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Big Problems: These Countries Are Facing Demographic Time Bombs – Money Morning

When a big economy hits the shoals, there are options.

You can take a Keynesian approach. You can take a Friedmanian approach. There are Bernankes, there are Nodas , the Austrian School, the Chicago School, expansion and contraction – however a government wants to play it, whatever the ideology, there are options and precedents for getting the economy going again.

Court Outlaws Taking Advantage of Unpaid Interns – Money Morning

Last week, a federal judge in New York ruled that Fox Searchlight Pictures, Inc. broke state minimum wage laws and federal labor law when it didn’t pay its interns, Eric Glatt and Alexander Footman, for their work on the production of the film Black Swan.
Glatt was an unpaid accounting clerk for Fox Searchlight. His responsibilities included such mundane tasks as filing, getting signatures, and handling petty cash.

How to Make $2 Million in One Interstate Drive – Money Morning

If you think you’re in the wrong line of work, and barely making ends meet, maybe what you should be doing is running cigarettes north along the I-95 corridor, from Virginia to New York.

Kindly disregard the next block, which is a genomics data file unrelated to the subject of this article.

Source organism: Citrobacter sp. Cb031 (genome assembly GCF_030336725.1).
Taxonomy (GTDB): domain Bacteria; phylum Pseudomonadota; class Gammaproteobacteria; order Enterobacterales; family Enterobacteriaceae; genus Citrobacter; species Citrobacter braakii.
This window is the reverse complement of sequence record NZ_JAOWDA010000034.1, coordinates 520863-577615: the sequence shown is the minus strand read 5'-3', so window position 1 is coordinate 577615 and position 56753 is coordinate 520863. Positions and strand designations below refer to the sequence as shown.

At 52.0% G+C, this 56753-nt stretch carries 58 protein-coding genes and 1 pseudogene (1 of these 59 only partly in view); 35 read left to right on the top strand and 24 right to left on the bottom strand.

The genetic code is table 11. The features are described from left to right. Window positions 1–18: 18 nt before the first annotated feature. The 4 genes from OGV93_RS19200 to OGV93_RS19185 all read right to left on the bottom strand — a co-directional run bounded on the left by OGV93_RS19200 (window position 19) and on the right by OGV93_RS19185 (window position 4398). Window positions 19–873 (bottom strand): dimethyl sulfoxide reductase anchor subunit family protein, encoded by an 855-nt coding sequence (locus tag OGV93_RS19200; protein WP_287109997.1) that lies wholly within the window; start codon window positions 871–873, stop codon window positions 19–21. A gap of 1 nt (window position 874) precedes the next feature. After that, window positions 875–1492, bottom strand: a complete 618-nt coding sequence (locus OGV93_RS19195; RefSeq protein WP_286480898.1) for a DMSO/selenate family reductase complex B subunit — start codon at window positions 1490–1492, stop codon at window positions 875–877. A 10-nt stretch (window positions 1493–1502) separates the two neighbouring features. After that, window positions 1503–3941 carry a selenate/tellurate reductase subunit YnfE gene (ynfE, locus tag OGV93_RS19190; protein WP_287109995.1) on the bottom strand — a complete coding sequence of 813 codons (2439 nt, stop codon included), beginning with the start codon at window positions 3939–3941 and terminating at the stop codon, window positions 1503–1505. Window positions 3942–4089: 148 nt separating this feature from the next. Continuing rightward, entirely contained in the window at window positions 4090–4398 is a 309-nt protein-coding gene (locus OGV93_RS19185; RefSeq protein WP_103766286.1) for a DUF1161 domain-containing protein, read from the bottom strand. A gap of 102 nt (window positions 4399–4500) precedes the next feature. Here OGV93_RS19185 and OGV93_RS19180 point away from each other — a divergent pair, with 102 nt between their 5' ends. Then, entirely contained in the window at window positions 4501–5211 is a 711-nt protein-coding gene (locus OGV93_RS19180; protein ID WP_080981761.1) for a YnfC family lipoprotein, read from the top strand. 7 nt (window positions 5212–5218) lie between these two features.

No, seriously – because some enterprising individuals have a lucrative sideline doing just that.

The Bureau of Alcohol, Tobacco, and Firearms has even put an exact number on just how lucrative.

The ATF says smugglers could make $1,944,000 running just one truckload of cigarettes from a low-tax jurisdiction like Virginia to a high-tax jurisdiction like New York.

In Virginia, tax on a pack of smokes is just 30 cents, compared with a whopping $4.35 per pack in New York. New York City’s local tax is even higher, with $11 packs of Parliaments not at all uncommon.

Fully 24% of all cigarettes sold in Virginia are taken out of the Old Dominion to places with a less-favorable tax scheme.

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Eurozone Debt Crisis: What to Expect if Greece Dumps the Euro

The only certain thing if Greece leaves the Eurozone is the uncertainty that will certainly follow.

Unable to form a coalition government during May elections, Greece has been forced to hold a second vote on June 17.

In the balance is the future of the Eurozone itself as a “Grexit” looms large.

So much is riding on the outcome that U.S. President Barack Obama and other leaders of the G-8 have conveyed their optimism that Greece will remain in the Eurozone when they convened for a summit on Saturday aimed at keeping Europe’s economic woes from stretching around the globe.

“All of us are absolutely committed to making sure that growth and stability and social consolidation are part of an overall package,” President Obama said.

But many other principals and economic experts are not as committed and believe a Greek exit would be the best move in the long run.

The question is what impact its departure will have beyond its own ailing borders if Greece renounces its debt and leaves the Eurozone.

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